The safety and accessibility of drinking-water are major concerns throughout the world. Health risks may arise from consumption of water contaminated with infectious agents, toxic chemicals, and radiological hazards. Improving access to safe drinking-water can result in tangible improvements to health. The quality of drinking-water is a powerful environmental determinant of health. Assurance of drinking-water safety is a foundation for the prevention and control of waterborne diseases.
Household water treatment and safe storage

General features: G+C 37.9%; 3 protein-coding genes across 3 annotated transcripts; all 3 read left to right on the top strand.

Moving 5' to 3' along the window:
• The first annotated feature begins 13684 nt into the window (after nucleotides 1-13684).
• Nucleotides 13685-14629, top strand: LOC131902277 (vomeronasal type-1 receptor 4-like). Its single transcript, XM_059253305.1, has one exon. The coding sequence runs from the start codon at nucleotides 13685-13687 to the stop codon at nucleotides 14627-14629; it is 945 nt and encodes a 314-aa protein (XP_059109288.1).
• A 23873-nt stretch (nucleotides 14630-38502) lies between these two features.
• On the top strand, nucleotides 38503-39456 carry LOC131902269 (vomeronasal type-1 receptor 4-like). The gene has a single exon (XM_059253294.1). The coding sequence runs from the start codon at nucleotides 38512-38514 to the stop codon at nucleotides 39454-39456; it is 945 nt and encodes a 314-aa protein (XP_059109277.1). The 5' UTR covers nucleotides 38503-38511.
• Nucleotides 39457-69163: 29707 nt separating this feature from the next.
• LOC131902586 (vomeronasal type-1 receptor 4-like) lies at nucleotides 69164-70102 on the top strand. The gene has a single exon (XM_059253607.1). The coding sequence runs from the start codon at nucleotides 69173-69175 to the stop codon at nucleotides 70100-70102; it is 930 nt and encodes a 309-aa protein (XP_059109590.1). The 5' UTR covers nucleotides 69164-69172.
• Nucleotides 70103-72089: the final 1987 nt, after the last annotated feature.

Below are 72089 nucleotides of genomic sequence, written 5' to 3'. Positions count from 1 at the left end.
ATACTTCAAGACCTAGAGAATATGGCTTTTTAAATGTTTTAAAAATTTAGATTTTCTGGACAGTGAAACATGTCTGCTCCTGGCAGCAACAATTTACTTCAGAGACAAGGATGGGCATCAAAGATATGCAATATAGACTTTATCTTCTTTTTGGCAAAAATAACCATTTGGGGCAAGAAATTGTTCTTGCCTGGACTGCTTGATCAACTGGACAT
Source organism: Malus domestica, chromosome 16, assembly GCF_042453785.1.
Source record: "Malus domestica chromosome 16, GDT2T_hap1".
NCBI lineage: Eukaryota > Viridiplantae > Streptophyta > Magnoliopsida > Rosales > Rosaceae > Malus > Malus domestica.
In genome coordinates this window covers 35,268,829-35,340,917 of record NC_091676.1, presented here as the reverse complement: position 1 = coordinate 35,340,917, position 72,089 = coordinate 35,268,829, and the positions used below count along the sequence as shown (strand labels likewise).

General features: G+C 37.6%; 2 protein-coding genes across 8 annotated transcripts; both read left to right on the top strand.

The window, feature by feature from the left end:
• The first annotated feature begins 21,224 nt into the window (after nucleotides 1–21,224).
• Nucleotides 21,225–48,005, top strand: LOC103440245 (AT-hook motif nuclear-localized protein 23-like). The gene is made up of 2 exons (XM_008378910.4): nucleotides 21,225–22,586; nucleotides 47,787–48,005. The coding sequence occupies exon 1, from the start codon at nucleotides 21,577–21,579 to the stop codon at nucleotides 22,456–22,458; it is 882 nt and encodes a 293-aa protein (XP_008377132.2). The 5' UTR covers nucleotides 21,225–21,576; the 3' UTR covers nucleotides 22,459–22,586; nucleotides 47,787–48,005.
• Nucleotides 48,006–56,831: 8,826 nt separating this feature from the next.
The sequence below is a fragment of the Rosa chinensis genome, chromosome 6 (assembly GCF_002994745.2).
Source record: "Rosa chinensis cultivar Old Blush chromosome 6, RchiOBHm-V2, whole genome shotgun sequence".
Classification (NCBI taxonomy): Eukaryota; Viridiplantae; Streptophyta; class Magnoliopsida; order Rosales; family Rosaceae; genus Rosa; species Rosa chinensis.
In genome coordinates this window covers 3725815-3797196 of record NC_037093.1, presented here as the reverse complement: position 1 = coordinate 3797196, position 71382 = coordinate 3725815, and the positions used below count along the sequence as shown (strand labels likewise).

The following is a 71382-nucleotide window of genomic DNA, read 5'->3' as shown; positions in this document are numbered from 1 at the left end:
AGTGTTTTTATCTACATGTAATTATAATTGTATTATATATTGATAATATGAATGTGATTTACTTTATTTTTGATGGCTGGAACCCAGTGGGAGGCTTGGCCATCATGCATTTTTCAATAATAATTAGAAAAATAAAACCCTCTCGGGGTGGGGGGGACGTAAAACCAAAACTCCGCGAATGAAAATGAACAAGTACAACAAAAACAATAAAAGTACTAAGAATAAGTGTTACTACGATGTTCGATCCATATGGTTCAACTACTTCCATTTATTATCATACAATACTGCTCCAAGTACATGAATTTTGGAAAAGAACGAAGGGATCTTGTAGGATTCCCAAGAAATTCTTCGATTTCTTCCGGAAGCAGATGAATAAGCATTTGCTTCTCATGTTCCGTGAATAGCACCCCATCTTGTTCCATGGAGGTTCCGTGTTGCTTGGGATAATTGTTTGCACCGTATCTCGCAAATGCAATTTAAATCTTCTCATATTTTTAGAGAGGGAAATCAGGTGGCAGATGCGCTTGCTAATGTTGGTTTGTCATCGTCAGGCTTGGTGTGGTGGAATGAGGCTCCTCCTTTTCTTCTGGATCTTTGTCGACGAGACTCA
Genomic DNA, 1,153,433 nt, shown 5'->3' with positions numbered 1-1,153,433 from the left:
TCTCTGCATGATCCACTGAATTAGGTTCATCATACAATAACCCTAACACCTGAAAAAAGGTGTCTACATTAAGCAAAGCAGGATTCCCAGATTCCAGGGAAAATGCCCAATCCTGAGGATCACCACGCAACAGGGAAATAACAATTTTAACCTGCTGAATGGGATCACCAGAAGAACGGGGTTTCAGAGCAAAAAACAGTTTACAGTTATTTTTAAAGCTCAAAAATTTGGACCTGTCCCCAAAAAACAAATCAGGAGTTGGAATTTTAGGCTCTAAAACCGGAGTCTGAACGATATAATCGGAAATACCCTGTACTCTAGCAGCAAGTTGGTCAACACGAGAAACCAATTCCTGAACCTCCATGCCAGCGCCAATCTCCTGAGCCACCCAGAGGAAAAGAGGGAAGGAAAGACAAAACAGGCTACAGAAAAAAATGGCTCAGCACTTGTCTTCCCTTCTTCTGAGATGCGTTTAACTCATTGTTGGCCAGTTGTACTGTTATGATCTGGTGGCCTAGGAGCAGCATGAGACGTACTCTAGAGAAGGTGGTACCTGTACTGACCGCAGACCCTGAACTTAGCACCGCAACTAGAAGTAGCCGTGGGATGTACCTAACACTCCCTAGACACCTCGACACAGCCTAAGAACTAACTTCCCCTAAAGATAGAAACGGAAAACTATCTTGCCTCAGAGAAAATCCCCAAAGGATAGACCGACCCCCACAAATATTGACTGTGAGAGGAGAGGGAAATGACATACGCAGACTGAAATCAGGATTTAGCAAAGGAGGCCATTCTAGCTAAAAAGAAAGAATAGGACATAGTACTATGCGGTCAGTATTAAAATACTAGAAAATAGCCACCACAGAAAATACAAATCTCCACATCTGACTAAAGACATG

Every year there are 2 million diarrhoeal deaths related to unsafe water, sanitation, and hygiene—the vast majority among children under 5. More than one billion people lack access to an improved water source. Safe household water storageis a critical component of a Household Water Treatment and Safe Storage (HWTS) system being promoted by the World Health Organisation (WHO) worldwide in areas that do not have piped drinking water. In these areas it is not uncommon for drinking water to be stored in a pot, jar, crock or other container in the home. Even if this drinking water was of acceptable microbiological quality initially, it can become contaminated from dirty hands and utensils, such as dirty dippers and cups. Drinking water containers with "narrow dispensers are key" to keeping water from being contaminated while being stored in the home.All types of 'safe household water storage must be used with water from known clean sources or with water having received prior efficacious treatment.Household water treatment (HWTS) methods, such as boiling or chlorination, have long been recommended in emergencies. While there is increasing evidence of house hold water treatment efficacy in the development context, effectiveness in the acute emergency context has not been rigorously assessed.